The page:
Betty Cuningham Gallery is pleased to announce an exhibition of new sculpture and works on paper by Mia Westerlund Roosen at 541 West 25 Street, between 10 and 11 Avenues. This is the second solo exhibition for Mia Westerlund Roosen at Betty Cuningham Gallery, where it will remain on view from October 17 through December 6. The artist will be present for a reception on October 23, from 6 – 8pm.
Westerlund Roosen has been exhibiting her sculpture since 1971. She has had several one-person shows in New York, most notably her first shows at the Willard Gallery in 1974 and another in 1975 and four one person shows at the Leo Castelli Gallery, in 1977, 1979, 1982 and 1986.
Born in New York with Cuban heritage, Westerlund Roosen considered two careers, one as a dancer the other as an artist. She cites her interest in dance to be the reason her sculpture often refers to the body, its sexuality, its flow and its movement. The current exhibition features Mettawee, a major work which invites the viewer to experience the sculpture from the inside as water cascades around the upper edge of this 10 foot high spiral. Also included in this exhibition are several works on paper and five wall pieces, some of felt and resin, others of ceramic and plaster.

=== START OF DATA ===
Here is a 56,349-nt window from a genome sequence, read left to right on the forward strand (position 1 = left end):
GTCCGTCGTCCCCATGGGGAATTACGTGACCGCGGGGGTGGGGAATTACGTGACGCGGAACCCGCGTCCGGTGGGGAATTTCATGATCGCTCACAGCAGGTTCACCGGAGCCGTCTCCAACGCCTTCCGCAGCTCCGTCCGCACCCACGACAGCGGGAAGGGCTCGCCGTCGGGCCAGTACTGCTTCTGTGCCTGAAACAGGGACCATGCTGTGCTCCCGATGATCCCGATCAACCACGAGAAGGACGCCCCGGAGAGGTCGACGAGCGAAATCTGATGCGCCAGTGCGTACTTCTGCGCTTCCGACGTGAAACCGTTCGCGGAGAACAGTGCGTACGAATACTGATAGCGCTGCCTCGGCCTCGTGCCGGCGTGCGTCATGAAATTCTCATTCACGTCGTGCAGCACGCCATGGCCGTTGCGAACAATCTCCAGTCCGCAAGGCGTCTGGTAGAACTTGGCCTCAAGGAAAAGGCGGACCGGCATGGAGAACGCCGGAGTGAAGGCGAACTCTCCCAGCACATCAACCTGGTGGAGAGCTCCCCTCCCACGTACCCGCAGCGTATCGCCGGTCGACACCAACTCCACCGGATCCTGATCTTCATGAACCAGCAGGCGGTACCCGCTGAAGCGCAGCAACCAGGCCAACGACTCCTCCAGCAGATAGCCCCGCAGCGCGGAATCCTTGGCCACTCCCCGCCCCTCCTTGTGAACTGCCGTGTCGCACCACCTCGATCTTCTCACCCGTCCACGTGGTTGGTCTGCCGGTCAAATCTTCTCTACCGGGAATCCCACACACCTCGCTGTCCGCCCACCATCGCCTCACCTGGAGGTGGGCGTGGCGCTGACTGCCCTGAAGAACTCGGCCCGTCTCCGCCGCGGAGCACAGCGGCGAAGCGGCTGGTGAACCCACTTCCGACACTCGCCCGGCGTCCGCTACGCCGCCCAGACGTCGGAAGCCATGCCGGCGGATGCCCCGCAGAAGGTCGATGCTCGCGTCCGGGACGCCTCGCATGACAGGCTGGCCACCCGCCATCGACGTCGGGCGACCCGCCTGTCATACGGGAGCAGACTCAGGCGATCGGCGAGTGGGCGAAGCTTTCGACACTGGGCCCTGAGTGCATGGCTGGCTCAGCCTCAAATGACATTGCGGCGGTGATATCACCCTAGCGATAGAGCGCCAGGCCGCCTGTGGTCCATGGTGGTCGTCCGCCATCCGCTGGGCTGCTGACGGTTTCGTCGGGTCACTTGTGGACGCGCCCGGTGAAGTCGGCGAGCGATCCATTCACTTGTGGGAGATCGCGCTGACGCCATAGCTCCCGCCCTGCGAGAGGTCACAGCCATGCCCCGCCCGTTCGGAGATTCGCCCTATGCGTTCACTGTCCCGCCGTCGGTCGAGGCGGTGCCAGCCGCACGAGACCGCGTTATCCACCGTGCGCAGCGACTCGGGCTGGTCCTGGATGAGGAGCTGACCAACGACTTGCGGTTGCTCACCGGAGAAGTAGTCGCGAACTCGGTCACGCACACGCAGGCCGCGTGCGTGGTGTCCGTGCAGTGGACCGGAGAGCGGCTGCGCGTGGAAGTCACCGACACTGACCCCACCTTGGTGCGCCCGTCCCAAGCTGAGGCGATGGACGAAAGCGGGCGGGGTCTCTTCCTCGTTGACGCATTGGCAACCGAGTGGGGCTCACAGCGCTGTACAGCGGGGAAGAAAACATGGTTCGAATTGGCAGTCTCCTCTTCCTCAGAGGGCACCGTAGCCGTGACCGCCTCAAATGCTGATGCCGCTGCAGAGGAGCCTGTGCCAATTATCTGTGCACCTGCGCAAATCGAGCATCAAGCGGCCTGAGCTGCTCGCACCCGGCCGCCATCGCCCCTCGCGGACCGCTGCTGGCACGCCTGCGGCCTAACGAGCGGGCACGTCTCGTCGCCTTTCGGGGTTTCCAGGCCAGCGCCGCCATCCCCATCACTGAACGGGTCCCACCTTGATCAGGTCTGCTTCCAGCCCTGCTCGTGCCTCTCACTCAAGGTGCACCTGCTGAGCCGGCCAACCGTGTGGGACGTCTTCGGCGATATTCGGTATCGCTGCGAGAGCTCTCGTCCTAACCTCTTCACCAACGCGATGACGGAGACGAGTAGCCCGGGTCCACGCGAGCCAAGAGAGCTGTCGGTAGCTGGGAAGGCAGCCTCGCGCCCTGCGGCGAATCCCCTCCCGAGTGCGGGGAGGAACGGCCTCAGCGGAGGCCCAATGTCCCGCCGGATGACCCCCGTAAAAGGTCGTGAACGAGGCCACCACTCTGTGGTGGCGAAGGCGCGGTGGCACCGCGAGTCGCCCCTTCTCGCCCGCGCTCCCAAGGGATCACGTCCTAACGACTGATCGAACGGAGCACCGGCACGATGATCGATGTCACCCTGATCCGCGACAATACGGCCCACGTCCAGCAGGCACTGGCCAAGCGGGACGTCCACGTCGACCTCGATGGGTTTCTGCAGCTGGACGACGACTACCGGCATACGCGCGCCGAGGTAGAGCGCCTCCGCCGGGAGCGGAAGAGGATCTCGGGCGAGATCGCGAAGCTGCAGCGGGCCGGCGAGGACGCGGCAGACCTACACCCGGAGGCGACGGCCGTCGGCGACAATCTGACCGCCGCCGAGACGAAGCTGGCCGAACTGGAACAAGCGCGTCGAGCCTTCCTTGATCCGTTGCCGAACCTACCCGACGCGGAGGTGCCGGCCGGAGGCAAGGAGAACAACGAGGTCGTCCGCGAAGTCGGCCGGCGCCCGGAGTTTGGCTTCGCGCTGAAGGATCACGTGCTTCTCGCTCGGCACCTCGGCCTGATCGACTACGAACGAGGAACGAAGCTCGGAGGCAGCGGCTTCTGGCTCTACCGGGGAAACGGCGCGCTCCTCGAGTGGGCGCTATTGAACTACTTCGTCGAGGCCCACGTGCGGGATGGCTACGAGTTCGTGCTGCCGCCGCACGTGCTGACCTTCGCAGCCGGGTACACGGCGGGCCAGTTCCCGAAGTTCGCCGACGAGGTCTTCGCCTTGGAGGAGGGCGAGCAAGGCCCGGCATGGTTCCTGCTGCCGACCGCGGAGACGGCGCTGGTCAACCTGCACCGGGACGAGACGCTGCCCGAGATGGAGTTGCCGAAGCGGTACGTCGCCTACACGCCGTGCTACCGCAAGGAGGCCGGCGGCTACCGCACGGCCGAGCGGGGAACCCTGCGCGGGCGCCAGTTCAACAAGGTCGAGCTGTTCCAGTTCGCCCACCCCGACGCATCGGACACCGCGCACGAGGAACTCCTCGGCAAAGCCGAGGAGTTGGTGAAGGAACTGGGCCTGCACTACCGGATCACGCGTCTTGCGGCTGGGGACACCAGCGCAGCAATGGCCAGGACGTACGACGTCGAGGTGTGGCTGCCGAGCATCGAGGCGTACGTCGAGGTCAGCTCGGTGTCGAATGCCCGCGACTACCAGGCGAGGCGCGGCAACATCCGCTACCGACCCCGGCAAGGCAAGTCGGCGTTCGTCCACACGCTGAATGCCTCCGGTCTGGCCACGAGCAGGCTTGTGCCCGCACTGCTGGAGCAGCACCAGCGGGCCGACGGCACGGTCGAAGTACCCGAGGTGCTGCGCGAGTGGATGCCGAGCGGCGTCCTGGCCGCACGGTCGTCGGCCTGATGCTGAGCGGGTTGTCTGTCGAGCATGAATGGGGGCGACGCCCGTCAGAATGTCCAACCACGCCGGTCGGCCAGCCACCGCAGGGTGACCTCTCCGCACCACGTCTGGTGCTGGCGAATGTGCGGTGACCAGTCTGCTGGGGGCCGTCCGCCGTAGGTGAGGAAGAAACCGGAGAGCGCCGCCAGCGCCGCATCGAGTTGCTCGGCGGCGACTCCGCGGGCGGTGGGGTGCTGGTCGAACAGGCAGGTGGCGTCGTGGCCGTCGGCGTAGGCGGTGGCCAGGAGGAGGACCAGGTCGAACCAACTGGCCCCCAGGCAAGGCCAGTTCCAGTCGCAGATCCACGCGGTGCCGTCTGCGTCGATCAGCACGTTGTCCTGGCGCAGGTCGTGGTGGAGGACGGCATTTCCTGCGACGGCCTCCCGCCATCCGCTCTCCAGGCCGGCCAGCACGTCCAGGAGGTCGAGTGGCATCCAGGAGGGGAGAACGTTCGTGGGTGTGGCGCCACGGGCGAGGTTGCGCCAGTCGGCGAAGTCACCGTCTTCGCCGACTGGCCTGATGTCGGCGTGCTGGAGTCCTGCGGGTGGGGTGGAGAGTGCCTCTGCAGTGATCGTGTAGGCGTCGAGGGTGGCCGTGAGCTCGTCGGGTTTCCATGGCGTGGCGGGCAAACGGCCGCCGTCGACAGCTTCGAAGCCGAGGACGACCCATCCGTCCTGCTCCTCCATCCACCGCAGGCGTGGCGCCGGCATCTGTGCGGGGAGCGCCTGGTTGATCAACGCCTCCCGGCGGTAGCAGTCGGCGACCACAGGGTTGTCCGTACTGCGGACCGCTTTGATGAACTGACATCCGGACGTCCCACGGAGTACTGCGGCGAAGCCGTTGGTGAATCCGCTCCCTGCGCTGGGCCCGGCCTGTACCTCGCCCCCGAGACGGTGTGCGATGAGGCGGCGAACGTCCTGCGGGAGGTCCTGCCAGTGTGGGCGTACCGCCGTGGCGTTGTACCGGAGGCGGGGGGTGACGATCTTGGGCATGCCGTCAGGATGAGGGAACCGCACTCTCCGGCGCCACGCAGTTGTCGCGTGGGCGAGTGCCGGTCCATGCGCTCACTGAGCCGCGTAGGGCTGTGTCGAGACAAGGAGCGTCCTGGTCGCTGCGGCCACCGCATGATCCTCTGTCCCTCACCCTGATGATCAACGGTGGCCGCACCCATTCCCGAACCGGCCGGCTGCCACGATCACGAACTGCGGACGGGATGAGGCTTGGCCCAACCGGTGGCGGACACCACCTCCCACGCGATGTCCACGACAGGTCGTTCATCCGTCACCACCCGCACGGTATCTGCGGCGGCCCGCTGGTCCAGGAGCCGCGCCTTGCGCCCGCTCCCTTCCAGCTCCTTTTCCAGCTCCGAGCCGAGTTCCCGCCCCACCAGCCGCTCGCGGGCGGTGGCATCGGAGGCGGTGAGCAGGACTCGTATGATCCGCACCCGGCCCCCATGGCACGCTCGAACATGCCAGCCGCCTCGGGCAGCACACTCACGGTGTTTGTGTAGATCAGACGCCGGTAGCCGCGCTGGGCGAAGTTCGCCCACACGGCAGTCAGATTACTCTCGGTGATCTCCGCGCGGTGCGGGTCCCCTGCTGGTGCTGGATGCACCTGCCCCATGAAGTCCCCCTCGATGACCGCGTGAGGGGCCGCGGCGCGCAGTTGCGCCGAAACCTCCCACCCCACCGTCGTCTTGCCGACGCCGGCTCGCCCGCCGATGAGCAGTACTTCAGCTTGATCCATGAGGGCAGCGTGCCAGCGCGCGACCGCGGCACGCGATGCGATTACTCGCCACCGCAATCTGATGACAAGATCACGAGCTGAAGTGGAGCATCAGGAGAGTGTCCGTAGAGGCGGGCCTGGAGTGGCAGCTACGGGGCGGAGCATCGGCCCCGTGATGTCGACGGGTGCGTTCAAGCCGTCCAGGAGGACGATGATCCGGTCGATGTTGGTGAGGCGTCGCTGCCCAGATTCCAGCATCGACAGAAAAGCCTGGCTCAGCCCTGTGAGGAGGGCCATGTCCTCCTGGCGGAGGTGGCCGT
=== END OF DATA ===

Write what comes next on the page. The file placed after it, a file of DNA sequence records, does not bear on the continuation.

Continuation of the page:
In addition to her upcoming show at Betty Cuningham Gallery, Westerlund Roosen currently has Battenkill, the sister piece to Mettawee, on view in Thomas Paine Park (between Centre and Lafayette Streets, just south of Worth Street) as a part of the New York City Department of Parks and Recreation’s Art in the Parks program. Battenkill will remain on view through November 30, 2008. Both pieces are in collaboration with Eric Westerlund.
Mia Westerlund Roosen has received several prestigious awards, including a National Endowment for the Arts grant, a John Simon Guggenheim Memorial Foundation Fellowship, and a Fulbright Fellowship. Her work can be seen in numerous public collections, most notably the Metropolitan Museum of Art, New York, NY; the Solomon R. Guggenheim Museum, New York, NY; and the Storm King Art Center, Mountainville, NY. She divides her time between New York City and Buskirk, NY.